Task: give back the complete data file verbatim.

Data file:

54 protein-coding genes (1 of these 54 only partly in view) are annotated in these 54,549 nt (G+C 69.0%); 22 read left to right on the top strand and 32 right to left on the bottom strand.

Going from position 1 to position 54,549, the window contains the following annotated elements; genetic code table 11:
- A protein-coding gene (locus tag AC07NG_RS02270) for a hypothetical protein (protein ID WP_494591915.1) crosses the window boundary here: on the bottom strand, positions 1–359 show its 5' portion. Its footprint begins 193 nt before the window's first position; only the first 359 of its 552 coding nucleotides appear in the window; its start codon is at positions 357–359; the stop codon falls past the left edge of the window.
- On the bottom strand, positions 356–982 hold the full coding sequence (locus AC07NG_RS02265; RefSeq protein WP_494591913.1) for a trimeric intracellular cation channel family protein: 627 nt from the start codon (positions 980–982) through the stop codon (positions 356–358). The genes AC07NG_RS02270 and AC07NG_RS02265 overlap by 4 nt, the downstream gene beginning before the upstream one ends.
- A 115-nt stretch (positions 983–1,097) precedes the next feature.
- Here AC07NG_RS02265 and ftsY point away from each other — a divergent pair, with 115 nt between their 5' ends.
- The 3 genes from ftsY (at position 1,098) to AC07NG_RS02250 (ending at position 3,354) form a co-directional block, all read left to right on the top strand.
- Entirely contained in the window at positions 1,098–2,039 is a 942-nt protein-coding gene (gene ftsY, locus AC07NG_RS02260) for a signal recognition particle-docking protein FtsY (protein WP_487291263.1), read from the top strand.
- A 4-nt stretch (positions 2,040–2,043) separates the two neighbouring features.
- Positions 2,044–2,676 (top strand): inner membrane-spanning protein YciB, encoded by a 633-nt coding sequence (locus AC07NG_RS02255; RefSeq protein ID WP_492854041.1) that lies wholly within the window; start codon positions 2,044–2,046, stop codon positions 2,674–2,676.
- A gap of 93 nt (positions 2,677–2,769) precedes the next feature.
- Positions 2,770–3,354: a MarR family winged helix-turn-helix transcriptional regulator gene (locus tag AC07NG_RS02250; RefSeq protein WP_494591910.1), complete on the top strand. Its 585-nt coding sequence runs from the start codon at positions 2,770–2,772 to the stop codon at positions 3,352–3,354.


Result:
54 protein-coding genes (1 of these 54 only partly in view) are annotated in these 54,549 nt (G+C 69.0%); 22 read left to right on the top strand and 32 right to left on the bottom strand.

Going from position 1 to position 54,549, the window contains the following annotated elements; genetic code table 11:
- A protein-coding gene (locus tag AC07NG_RS02270) for a hypothetical protein (protein ID WP_494591915.1) crosses the window boundary here: on the bottom strand, positions 1–359 show its 5' portion. Its footprint begins 193 nt before the window's first position; only the first 359 of its 552 coding nucleotides appear in the window; its start codon is at positions 357–359; the stop codon falls past the left edge of the window.
- On the bottom strand, positions 356–982 hold the full coding sequence (locus AC07NG_RS02265; RefSeq protein WP_494591913.1) for a trimeric intracellular cation channel family protein: 627 nt from the start codon (positions 980–982) through the stop codon (positions 356–358). The genes AC07NG_RS02270 and AC07NG_RS02265 overlap by 4 nt, the downstream gene beginning before the upstream one ends.
- A 115-nt stretch (positions 983–1,097) precedes the next feature.
- Here AC07NG_RS02265 and ftsY point away from each other — a divergent pair, with 115 nt between their 5' ends.
- The 3 genes from ftsY (at position 1,098) to AC07NG_RS02250 (ending at position 3,354) form a co-directional block, all read left to right on the top strand.
- Entirely contained in the window at positions 1,098–2,039 is a 942-nt protein-coding gene (gene ftsY, locus AC07NG_RS02260) for a signal recognition particle-docking protein FtsY (protein WP_487291263.1), read from the top strand.
- A 4-nt stretch (positions 2,040–2,043) separates the two neighbouring features.
- Positions 2,044–2,676 (top strand): inner membrane-spanning protein YciB, encoded by a 633-nt coding sequence (locus AC07NG_RS02255; RefSeq protein ID WP_492854041.1) that lies wholly within the window; start codon positions 2,044–2,046, stop codon positions 2,674–2,676.
- A gap of 93 nt (positions 2,677–2,769) precedes the next feature.
- Positions 2,770–3,354: a MarR family winged helix-turn-helix transcriptional regulator gene (locus tag AC07NG_RS02250; RefSeq protein WP_494591910.1), complete on the top strand. Its 585-nt coding sequence runs from the start codon at positions 2,770–2,772 to the stop codon at positions 3,352–3,354.